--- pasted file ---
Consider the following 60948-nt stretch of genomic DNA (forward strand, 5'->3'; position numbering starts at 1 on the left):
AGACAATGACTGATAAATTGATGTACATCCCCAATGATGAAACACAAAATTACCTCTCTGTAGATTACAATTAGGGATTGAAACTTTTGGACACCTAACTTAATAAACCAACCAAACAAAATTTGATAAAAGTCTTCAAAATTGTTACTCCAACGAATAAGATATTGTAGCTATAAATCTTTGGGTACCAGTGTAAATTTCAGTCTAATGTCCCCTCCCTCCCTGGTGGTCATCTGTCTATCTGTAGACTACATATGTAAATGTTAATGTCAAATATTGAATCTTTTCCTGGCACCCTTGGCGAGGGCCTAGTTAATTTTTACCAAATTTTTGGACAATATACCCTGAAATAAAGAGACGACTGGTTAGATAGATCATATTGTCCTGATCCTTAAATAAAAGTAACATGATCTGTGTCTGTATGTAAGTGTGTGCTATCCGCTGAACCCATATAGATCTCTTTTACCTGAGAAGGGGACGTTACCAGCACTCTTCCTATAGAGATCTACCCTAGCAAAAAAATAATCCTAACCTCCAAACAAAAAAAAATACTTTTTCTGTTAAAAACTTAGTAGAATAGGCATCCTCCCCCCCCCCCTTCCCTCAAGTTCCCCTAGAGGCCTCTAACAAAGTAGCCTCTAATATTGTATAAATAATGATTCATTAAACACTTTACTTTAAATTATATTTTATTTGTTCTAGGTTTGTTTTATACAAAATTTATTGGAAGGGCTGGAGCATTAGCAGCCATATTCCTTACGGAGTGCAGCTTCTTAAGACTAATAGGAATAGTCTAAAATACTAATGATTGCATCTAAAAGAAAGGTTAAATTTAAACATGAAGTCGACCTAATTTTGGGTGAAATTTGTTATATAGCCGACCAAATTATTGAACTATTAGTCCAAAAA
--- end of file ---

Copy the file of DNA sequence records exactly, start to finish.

Consider the following 60948-nt stretch of genomic DNA (forward strand, 5'->3'; position numbering starts at 1 on the left):
AGACAATGACTGATAAATTGATGTACATCCCCAATGATGAAACACAAAATTACCTCTCTGTAGATTACAATTAGGGATTGAAACTTTTGGACACCTAACTTAATAAACCAACCAAACAAAATTTGATAAAAGTCTTCAAAATTGTTACTCCAACGAATAAGATATTGTAGCTATAAATCTTTGGGTACCAGTGTAAATTTCAGTCTAATGTCCCCTCCCTCCCTGGTGGTCATCTGTCTATCTGTAGACTACATATGTAAATGTTAATGTCAAATATTGAATCTTTTCCTGGCACCCTTGGCGAGGGCCTAGTTAATTTTTACCAAATTTTTGGACAATATACCCTGAAATAAAGAGACGACTGGTTAGATAGATCATATTGTCCTGATCCTTAAATAAAAGTAACATGATCTGTGTCTGTATGTAAGTGTGTGCTATCCGCTGAACCCATATAGATCTCTTTTACCTGAGAAGGGGACGTTACCAGCACTCTTCCTATAGAGATCTACCCTAGCAAAAAAATAATCCTAACCTCCAAACAAAAAAAAATACTTTTTCTGTTAAAAACTTAGTAGAATAGGCATCCTCCCCCCCCCCCTTCCCTCAAGTTCCCCTAGAGGCCTCTAACAAAGTAGCCTCTAATATTGTATAAATAATGATTCATTAAACACTTTACTTTAAATTATATTTTATTTGTTCTAGGTTTGTTTTATACAAAATTTATTGGAAGGGCTGGAGCATTAGCAGCCATATTCCTTACGGAGTGCAGCTTCTTAAGACTAATAGGAATAGTCTAAAATACTAATGATTGCATCTAAAAGAAAGGTTAAATTTAAACATGAAGTCGACCTAATTTTGGGTGAAATTTGTTATATAGCCGACCAAATTATTGAACTATTAGTCCAAAAA